By Tom Rau, Coast Guard Senior Chief (ret)
This is the third boat capsizing story I’ve written this year. The three capsizing involved 12 recreational fishermen, four of which died. The latest involved a 20-foot fishing boat with a loss of life. Now the story.
August 3, 2009, Manistee, Michigan. According to Manistee County Marine Deputy Steve Block, four fishermen departed Manistee harbor about 1 p.m. for a fishing trip on Lake Michigan. According to the captain of the 20-foot powerboat, they trolled for about two-and-half hours when the mishap occurred.
The captain, other than providing the depth of water of 120 feet at the time of the mishap, was unclear as to his position.
At the time of the mishap, they were reeling in fish on two separate polls. Several waves rolled over the stern, the bow shot skyward, the boat then rolled and capsized. Several fishermen aboard were rather large; if they were at the stern reeling in the fish, that could explain why the bow pitched upward.
None of the fishermen were wearing life jackets. As they clung to the over- turned hull, one of the fisherman drifted away. He hollered out that he could not swim. He removed his shoes and pants to keep afloat. The captain told Block that they attempted to pass him a seat cushion. The last they saw of him was his belly sticking out of the water; then he disappeared.
Block figures they capsized just south of Portage Lake, which is located seven miles north of Manistee Harbor. The captain told Block they dove under the boat, at least three times and finally located the life jackets, which were in the forward bow compartment.
After donning the life jackets, they ran several lines across the over-turned hull in order to hang on to the boat. A flare kit popped to the surface; they then fired off a flare that went undetected.
The boat continued to drift northward. At one point, they reported seeing camera flashes on shore and people walking along the beach, which Block believes was below the Arcadia Golf Club. One of the survivors told Coast Guardsman Ryan Zinky that indeed he had seen golf greens.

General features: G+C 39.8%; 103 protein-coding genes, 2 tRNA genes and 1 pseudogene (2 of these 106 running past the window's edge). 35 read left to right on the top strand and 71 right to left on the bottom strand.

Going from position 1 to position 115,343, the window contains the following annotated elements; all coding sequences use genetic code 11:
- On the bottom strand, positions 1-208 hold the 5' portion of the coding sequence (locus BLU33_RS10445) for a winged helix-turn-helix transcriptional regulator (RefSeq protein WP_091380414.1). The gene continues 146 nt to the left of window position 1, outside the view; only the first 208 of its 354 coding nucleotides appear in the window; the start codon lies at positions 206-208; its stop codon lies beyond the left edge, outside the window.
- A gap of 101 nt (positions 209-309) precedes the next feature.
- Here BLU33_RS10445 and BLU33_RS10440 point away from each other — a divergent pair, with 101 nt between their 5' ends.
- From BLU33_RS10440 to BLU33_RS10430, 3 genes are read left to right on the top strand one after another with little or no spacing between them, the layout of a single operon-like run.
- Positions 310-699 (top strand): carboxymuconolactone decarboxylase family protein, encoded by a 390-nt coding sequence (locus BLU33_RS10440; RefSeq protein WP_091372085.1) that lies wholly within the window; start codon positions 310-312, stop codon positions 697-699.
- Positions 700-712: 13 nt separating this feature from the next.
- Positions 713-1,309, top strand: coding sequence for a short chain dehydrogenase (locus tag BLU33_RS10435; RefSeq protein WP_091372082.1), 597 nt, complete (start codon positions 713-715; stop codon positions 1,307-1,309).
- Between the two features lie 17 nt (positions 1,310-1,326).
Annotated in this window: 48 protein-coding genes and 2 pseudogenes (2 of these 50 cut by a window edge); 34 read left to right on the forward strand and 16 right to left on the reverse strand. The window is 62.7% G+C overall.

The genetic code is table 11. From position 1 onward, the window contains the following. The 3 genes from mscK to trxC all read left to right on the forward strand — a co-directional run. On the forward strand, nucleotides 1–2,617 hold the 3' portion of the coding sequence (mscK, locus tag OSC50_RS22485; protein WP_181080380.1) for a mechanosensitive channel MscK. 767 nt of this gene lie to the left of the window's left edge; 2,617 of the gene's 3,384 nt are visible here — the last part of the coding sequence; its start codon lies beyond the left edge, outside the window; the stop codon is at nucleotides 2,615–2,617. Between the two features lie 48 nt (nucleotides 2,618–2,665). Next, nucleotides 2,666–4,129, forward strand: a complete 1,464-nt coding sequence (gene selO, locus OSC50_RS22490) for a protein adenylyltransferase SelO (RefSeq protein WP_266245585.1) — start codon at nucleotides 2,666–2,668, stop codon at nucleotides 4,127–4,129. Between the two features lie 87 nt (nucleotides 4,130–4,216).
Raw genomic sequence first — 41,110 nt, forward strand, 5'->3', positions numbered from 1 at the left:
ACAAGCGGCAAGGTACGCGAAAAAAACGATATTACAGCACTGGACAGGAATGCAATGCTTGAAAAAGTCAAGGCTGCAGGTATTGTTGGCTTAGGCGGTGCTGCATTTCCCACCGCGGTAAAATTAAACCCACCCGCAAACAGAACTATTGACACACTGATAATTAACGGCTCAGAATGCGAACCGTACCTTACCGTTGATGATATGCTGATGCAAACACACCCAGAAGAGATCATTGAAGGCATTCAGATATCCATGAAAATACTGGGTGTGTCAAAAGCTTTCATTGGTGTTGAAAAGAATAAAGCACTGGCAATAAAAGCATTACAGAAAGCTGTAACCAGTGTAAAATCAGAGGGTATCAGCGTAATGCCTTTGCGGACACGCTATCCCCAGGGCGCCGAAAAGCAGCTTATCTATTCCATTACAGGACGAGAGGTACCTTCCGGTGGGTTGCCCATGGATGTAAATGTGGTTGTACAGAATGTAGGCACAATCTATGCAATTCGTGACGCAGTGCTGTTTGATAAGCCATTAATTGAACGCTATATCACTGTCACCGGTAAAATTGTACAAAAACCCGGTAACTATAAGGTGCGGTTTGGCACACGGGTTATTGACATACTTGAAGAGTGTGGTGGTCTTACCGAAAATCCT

As they drifted northward, night fell. At about 2 a.m. one of the fisherman decided to swim to shore in the 65-degree water. After an hour or so he made landfall where he entered a vacant cottage and placed a call to 911. Manistee County Central Dispatch received the call at 3:45 a.m..
Coast Guard boats from Manistee and Frankfort responded along with Manistee sheriff’s marine patrol. “When I arrived on scene, I could see rescue responders from shore shinning their flash lights out into the lake,” said Manistee County Marine Deputy Steve Block. The rescuers on shore reported by radio they could see the over-turned boat and directed Block towards the craft. “When I first spotted them it looked as if they were on a surfboard,” Block said. Both were rescued. The over-turned boat had drifted approximately eight miles north from where it capsized.
Boat Smart Brief
Capsizing Coast Guardsman Ran Zinky told me he was out on Lake Michigan early that afternoon and estimated the wave heights between two and three feet with an occasional four-footer. At the time the boat capsized, two of the larger fishermen were reeling in fish when a series of waves rolled over the stern. The captain attempted to fire up the outboard motor and come ahead, but it failed to start. A square cut-out at the stern allowed the rapid intake of water.
Electronic Gear Cell phones, a marine radio, and GPS all were rendered useless once submerged in water. Had cell phones been sealed in water proof bags within a water proof grab-bag the fishermen could have called for help.
Life Jackets One of the larger fishermen aboard could not swim, yet failed to wear a life jacket. He died. None of the life jackets carried a whistle or night illumination devices. When near the golf course, a whistle or strobe light may well have drawn the eye or ear of those on shore, or nearby boaters. It’s unclear why they didn’t fire off another flare unless the flares drifted off or sank.
Grab Lines That the fishermen ran lines over the hull may well have saved their lives. The captain told Marine Sheriff Deputy Block that it was very difficult hanging onto the hull before they ran the lines. This allowed them to stay with the boat, which is highly recommended. That the one fisherman swam to shore was dicey and absolutely unnecessary had they carried signaling devices, including a dry cell phone—carrying these devices on one’s person can’t be stressed enough.
I discussed the case with Lieutenant Chris Yane, a pilot stationed at CG Traverse Air who was involved in the search. After listening to the details, the veteran pilot said, “It shocks him every time when he hears stories like this. Recreational boaters seem so cavalier. Some fail to realize it’s a complex and hostile environment.”
I told the lieutenant convincing recreational boaters of the dangers of the marine environment can be like convincing hormone driven teens the dangers of sex.
Boat Smart. Wear a life jacket and keep your cell phone zipped up.
Note: On August 7, 2009, a 21-foot powerboat capsized off Ludington Harbor, Lake Michigan. A husband and wife and their two sons clung to the boat in the pre-dawn darkness. A nearby boater heard their cries for help and rescued them. One of the boys was wearing a life jacket, which helped him keep his mother afloat. His life jacket did not carry signaling devices like a whistle, flares or strobe light, not even a glow stick.
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